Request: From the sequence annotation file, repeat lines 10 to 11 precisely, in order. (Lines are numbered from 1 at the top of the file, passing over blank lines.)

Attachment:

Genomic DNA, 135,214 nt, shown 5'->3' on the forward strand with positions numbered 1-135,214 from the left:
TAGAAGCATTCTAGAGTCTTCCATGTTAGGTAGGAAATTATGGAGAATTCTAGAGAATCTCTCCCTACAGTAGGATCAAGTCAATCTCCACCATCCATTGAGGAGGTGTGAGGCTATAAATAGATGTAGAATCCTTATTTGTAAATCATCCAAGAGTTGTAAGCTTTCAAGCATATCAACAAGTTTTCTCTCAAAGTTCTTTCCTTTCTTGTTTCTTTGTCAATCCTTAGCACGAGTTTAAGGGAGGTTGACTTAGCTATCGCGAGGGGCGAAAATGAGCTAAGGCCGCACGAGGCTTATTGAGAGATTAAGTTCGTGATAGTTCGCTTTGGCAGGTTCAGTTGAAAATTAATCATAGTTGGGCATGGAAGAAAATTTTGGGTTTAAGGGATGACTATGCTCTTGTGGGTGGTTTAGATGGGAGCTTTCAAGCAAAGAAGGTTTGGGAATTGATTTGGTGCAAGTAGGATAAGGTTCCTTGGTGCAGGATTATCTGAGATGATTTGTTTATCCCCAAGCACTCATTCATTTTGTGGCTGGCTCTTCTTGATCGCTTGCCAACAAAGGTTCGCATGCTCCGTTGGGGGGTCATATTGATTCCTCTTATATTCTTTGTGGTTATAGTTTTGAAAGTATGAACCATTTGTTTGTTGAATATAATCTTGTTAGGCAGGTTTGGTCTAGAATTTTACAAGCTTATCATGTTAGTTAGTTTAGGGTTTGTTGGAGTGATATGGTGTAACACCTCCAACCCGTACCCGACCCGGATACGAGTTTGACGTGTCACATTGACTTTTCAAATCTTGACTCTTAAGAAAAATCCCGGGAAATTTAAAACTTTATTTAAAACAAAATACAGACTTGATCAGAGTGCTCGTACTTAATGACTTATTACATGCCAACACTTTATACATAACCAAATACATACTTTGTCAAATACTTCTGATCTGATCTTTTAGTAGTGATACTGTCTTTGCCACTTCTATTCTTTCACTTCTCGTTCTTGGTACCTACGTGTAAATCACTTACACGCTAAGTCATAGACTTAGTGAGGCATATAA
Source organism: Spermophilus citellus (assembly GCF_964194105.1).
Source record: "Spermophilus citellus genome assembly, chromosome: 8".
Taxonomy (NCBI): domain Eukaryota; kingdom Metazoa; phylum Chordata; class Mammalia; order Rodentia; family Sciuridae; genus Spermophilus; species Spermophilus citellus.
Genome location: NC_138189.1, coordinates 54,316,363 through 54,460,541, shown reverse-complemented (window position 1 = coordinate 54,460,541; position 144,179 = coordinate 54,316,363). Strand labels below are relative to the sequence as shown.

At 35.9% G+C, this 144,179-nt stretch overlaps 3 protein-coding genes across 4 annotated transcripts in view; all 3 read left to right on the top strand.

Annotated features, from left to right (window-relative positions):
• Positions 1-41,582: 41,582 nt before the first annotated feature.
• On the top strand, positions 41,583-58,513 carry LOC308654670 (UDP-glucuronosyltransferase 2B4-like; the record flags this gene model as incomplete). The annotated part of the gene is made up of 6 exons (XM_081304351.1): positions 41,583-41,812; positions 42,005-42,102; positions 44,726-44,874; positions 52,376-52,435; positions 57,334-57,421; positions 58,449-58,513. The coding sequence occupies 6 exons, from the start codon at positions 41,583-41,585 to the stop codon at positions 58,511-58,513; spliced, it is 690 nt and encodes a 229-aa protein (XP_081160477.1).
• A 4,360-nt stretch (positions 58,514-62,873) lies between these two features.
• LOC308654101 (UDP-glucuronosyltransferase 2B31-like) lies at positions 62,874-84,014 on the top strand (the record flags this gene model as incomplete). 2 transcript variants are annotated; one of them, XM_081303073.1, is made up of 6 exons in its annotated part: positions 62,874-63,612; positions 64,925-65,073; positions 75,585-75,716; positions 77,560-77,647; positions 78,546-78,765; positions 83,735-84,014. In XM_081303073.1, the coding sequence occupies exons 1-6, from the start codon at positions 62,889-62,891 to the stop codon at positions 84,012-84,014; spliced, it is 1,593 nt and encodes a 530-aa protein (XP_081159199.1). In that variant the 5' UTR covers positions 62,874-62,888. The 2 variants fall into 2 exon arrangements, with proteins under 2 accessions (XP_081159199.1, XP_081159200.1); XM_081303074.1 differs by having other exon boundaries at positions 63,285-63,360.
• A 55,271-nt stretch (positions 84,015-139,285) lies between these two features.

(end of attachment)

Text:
• On the top strand, positions 41,583-58,513 carry LOC308654670 (UDP-glucuronosyltransferase 2B4-like; the record flags this gene model as incomplete). The annotated part of the gene is made up of 6 exons (XM_081304351.1): positions 41,583-41,812; positions 42,005-42,102; positions 44,726-44,874; positions 52,376-52,435; positions 57,334-57,421; positions 58,449-58,513. The coding sequence occupies 6 exons, from the start codon at positions 41,583-41,585 to the stop codon at positions 58,511-58,513; spliced, it is 690 nt and encodes a 229-aa protein (XP_081160477.1).
• A 4,360-nt stretch (positions 58,514-62,873) lies between these two features.